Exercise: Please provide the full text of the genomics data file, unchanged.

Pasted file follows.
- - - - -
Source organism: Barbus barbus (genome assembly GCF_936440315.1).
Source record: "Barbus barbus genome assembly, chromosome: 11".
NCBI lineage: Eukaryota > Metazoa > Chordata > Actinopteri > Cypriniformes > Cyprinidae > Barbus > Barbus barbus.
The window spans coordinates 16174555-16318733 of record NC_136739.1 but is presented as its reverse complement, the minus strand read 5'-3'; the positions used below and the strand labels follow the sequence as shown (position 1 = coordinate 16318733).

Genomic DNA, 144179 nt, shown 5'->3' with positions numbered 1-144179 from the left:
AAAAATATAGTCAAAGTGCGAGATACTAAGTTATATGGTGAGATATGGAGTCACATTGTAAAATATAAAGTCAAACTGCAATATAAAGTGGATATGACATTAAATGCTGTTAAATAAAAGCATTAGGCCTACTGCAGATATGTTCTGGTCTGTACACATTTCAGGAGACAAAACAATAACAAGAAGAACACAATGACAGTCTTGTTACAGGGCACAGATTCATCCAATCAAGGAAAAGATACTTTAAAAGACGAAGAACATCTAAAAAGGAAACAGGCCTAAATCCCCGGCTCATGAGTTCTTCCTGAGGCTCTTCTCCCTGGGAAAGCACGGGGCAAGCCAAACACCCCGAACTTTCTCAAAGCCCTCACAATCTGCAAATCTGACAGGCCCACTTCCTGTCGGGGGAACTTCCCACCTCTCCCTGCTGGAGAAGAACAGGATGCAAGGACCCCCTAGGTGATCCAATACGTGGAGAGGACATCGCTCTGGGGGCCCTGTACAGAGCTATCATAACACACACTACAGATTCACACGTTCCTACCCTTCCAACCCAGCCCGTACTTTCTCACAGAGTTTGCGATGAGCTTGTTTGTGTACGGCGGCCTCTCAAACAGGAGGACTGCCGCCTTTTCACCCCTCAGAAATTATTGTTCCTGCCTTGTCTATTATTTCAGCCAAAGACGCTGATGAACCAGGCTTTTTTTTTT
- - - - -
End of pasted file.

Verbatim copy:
Source organism: Barbus barbus (genome assembly GCF_936440315.1).
Source record: "Barbus barbus genome assembly, chromosome: 11".
NCBI lineage: Eukaryota > Metazoa > Chordata > Actinopteri > Cypriniformes > Cyprinidae > Barbus > Barbus barbus.
The window spans coordinates 16174555-16318733 of record NC_136739.1 but is presented as its reverse complement, the minus strand read 5'-3'; the positions used below and the strand labels follow the sequence as shown (position 1 = coordinate 16318733).

Genomic DNA, 144179 nt, shown 5'->3' with positions numbered 1-144179 from the left:
AAAAATATAGTCAAAGTGCGAGATACTAAGTTATATGGTGAGATATGGAGTCACATTGTAAAATATAAAGTCAAACTGCAATATAAAGTGGATATGACATTAAATGCTGTTAAATAAAAGCATTAGGCCTACTGCAGATATGTTCTGGTCTGTACACATTTCAGGAGACAAAACAATAACAAGAAGAACACAATGACAGTCTTGTTACAGGGCACAGATTCATCCAATCAAGGAAAAGATACTTTAAAAGACGAAGAACATCTAAAAAGGAAACAGGCCTAAATCCCCGGCTCATGAGTTCTTCCTGAGGCTCTTCTCCCTGGGAAAGCACGGGGCAAGCCAAACACCCCGAACTTTCTCAAAGCCCTCACAATCTGCAAATCTGACAGGCCCACTTCCTGTCGGGGGAACTTCCCACCTCTCCCTGCTGGAGAAGAACAGGATGCAAGGACCCCCTAGGTGATCCAATACGTGGAGAGGACATCGCTCTGGGGGCCCTGTACAGAGCTATCATAACACACACTACAGATTCACACGTTCCTACCCTTCCAACCCAGCCCGTACTTTCTCACAGAGTTTGCGATGAGCTTGTTTGTGTACGGCGGCCTCTCAAACAGGAGGACTGCCGCCTTTTCACCCCTCAGAAATTATTGTTCCTGCCTTGTCTATTATTTCAGCCAAAGACGCTGATGAACCAGGCTTTTTTTTTT